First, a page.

At a lower level position with standard pay guidelines, it really doesn't.  You're going to pay the employee based on the positions rate and raises will come from performance and time. But when you're looking at someone to fill a mid or high level position that has a wide range of pay based on previous performance and/or experience, it matters a lot.  This person is an investment and you need to know if they pulled their own weight at their previous employers.

An impressive talker is not always an impressive worker and you wouldn't be the first to place a "bouncer" in a high paying position. ("bouncer": One who bounces from company to company siphoning a large salary until the company realizes they've been duped.) Imagine hiring a regional sales person with a salary of $200,000 plus bonus/commission based on a great interview and an impressive resume citing years of sales experience, accolades, and C-level pay. Only to find out months later that they never actually earned more than a base salary of $40,000 and very little commission from their past two employers. You're back to square one. You have lost $100,000 of payroll and an equal amount in training and expenses. Trust can be overrated at times.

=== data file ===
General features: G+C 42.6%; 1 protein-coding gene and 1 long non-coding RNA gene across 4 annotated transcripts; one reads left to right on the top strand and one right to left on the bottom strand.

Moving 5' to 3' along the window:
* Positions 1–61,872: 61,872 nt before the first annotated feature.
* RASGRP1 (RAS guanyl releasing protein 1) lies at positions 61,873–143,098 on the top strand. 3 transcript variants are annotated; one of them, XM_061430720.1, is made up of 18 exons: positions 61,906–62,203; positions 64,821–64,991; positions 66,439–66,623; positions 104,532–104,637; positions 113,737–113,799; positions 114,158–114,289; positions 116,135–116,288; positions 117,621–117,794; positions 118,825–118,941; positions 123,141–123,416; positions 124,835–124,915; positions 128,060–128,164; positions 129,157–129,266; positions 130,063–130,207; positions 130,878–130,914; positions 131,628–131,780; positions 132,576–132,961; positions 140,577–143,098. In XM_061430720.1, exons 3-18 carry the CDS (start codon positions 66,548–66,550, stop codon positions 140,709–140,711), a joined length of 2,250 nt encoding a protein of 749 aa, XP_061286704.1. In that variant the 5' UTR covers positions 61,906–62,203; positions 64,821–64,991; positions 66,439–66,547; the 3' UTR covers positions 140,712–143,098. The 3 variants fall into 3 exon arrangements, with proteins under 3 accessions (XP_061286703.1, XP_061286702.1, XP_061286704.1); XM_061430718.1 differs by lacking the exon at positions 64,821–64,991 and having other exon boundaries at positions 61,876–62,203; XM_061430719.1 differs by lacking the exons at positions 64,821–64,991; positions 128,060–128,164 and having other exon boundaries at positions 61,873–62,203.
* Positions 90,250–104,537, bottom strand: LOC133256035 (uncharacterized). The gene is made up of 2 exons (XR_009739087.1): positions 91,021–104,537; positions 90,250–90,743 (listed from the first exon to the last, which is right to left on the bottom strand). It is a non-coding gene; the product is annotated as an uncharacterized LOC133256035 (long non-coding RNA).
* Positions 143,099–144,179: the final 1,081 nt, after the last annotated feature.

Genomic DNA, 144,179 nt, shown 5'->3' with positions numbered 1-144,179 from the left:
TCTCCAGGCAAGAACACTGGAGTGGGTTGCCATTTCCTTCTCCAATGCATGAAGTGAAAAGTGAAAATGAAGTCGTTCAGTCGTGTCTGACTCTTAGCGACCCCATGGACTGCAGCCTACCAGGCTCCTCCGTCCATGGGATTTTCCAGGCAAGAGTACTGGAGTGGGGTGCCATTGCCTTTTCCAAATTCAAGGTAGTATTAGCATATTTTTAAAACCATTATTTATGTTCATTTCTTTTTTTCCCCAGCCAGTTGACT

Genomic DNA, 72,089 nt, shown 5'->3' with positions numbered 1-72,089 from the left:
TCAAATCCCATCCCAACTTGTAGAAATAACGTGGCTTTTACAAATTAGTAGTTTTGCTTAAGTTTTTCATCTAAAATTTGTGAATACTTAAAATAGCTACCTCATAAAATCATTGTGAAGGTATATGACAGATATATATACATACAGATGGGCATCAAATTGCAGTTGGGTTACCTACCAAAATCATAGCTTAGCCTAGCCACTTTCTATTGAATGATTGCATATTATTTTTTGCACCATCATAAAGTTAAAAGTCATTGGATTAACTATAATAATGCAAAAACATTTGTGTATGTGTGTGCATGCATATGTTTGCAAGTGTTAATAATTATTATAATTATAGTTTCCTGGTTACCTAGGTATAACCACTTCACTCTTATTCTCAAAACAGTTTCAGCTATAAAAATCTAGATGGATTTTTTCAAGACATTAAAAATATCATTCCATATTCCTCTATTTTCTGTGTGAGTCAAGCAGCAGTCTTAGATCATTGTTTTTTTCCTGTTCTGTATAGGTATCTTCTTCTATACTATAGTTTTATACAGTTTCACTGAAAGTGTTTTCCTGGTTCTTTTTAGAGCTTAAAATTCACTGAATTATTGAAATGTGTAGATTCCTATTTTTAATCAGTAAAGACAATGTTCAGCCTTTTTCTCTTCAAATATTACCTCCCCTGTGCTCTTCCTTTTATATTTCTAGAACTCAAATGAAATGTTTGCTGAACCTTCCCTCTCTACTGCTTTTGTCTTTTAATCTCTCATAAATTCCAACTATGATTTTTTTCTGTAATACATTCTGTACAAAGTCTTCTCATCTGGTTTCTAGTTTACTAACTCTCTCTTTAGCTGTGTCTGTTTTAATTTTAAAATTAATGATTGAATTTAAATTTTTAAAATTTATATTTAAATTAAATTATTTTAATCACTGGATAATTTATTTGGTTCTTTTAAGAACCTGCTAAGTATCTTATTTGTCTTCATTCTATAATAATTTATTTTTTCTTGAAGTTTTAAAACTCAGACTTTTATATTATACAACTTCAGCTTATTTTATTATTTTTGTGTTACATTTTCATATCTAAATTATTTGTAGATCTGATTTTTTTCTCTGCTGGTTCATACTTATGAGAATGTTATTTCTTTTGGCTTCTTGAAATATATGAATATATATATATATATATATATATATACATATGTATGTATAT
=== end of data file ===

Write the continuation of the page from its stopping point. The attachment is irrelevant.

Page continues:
So how do you know if you're getting an accurate portrayal of an employees previous income? Here's a few tips on how to avoid overcompensating an applicant who's experience and past pay may be more fiction than fact.

Option 1) Human Resources / Payroll Department.
The most common method can also be the most inconsistent if it is not completed by a professional.